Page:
Musings on Mark: Conflict Among the Synoptics

Καὶ εὐθὺς τὸ πνεῦμα αὐτὸν ἐκβάλλει εἰς τὴν ἔρημον. καὶ ἦν ἐν τῇ ἐρήμῳ τεσσεράκοντα ἡμέρας πειραζόμενος ὑπὸ τοῦ σατανᾶ, καὶ ἦν μετὰ τῶν θηρίων, καὶ οἱ ἄγγελοι διηκόνουν αὐτῷ.
Mark 1:12-13

In the last “Musing on Mark” post, we addressed the “wild animals” comment that Mark seems to throw into the text. We return to that same passage today to talk about the first part of verse 13: “And he was in the wilderness forty days, being tempted by Satan.” (ESV) Let’s compare this to the same account in Matthew’s Gospel.

“Then Jesus was led up by the Spirit into the wilderness to be tempted by the devil. And after fasting forty days and forty nights, he was hungry. And the tempter came….” (4:1-3)

Luke seems to be trying to reconcile both what Matthew reports and what Mark reports:

And Jesus, full of the Holy Spirit, returned from the Jordan and was led by the Spirit in the wilderness for forty days, being tempted by the devil. And he ate nothing during those days. And when they were ended, he was hungry. The devil said to him….” (Luke 4:1-3)

So Mark says that during the entire forty days he was being tempted by Satan. Matthew says that “the tempter” doesn’t show up until after the forty day fast has ended. Luke says that the devil was there the whole time and the tempting continued after the fasting had ended.

The issue is the Greek participle πειραζόμενος (peirazomenos), a present tense participle in the passive voice. Luke employs the same participle and it is translated in the ESV in both instances as “being tempted.” Matthew, on the other hand, utilizes the infinitive πειρασθῆναι (peirasthenai), “to be tempted.” In a bid to salvage inerrancy, Rodney J. Decker views the participle in Mark as an indicator of purpose (Decker, 2014, 15), citing Daniel Wallace’s textbook: “Almost every instance of an adverbial πειράζων in the present tense in the NT that follows the controlling verb suggests purpose.” (Wallace, 1996, 636) What Decker failed to note was that even Wallace was not sure about Mark 1:13 and Luke 4:2.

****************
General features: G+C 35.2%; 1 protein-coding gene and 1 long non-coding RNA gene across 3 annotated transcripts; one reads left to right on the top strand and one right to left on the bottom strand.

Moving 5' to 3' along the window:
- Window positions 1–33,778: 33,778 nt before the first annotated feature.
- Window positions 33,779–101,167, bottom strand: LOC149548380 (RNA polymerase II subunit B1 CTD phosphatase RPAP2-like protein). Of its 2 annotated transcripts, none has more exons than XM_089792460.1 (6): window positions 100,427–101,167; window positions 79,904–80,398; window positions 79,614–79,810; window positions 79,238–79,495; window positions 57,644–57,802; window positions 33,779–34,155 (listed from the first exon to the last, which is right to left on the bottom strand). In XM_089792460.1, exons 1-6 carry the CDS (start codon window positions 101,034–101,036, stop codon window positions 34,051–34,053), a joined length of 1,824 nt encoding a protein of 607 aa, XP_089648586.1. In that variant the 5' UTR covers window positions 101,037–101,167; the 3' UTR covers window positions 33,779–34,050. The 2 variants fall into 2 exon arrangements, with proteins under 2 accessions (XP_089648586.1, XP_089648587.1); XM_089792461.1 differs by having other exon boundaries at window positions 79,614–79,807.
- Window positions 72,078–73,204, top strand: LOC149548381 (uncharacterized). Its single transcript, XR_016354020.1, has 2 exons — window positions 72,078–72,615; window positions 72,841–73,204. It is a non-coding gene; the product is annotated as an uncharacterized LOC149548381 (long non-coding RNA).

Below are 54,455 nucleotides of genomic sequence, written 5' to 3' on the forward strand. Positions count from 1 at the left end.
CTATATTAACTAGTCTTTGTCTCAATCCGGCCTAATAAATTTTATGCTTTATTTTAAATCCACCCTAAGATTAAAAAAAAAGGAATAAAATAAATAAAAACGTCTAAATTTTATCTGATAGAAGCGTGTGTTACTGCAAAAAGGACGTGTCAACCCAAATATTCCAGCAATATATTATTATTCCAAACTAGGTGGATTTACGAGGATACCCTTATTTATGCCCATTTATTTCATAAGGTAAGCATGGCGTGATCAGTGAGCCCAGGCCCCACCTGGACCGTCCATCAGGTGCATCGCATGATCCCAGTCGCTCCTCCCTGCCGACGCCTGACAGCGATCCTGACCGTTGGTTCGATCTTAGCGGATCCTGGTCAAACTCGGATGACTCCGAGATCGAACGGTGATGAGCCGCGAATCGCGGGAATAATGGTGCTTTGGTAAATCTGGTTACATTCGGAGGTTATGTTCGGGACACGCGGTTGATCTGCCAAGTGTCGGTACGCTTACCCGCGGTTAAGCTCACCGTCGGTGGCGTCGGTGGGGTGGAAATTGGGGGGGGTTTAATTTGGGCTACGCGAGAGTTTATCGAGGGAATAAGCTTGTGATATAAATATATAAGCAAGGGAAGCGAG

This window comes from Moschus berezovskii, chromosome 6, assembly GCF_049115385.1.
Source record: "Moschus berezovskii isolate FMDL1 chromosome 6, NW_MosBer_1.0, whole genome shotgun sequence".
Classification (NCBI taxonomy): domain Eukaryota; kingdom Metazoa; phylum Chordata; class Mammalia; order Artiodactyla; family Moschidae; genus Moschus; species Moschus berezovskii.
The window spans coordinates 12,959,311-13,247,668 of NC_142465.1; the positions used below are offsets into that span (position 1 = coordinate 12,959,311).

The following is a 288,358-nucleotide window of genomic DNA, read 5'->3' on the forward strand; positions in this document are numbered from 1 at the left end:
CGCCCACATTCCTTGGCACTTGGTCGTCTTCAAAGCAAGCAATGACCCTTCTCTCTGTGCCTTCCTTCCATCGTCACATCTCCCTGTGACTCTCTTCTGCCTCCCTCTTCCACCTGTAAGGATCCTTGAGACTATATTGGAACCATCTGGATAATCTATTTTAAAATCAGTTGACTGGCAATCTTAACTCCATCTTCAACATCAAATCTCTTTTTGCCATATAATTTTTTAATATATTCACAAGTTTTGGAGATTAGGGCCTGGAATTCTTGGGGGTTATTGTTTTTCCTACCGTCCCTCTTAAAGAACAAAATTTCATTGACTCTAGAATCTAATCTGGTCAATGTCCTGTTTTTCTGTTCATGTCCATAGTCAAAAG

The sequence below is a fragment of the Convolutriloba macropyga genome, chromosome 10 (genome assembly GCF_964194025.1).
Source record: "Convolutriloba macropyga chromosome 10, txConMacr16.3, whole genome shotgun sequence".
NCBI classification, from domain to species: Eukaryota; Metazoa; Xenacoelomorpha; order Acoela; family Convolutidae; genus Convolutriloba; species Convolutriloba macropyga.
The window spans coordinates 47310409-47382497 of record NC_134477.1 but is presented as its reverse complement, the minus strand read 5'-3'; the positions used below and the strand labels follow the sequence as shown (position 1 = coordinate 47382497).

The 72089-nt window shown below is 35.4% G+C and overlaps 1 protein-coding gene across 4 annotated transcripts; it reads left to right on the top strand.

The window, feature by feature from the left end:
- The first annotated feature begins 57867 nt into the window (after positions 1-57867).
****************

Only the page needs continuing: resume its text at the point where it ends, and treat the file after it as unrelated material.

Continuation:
Almost every instance of an adverbial πειράζων in the present tense in the NT that follows the controlling verb suggests purpose (cf. Matt 16:1; 19:3; 22:35; Mark 1:13; 8:11; 10:2; Luke 4:2; 11:16; John 6:6 [8:6, though this text is spurious].) Hebrews 11:17 is the lone exception (temporal); Jas 1:13 has the participle before the verb. Mark 1:13 and Luke 4:2 might also be exceptions (he was in “the wilderness for forty days, being tested by the devil”), but the relation of the testing in the wilderness to the leading of the Spirit seems to suggest that these, too, should be taken as telic. (Luke 4:1 makes sense if taken this way: “he was led by the Spirit (2) for forty days for the purpose of being tested. Note also Matt 4:1, where the simple infinitive of πειράζω is used to describe the Spirit’s activity: ἀνήχθη εἰς τὴν ἔρημον ὑπὸ τοῦ πνεύματος πειρασθῆναι ὑπὸ τοῦ διαβόλου). (Wallace, 636)

Let me be very clear. I am not a scholar of New Testament Greek and compared to Wallace I am an ignoramus (I am, after all, the Amateur Exegete). But even Wallace acknowledges that Mark 1:13 and Luke 4:1 may not be telic participles, though it seems that a telic use is his preferred reading. Moreover, Wallace’s comment that the telic understanding helps Luke 4:1 make sense is not at all convincing. Luke 4:1 also makes sense if the participle is rendered as “being tempted” or “tempted.” (Guelich, 1989, 36) That is, unless, you subscribe to inerrancy.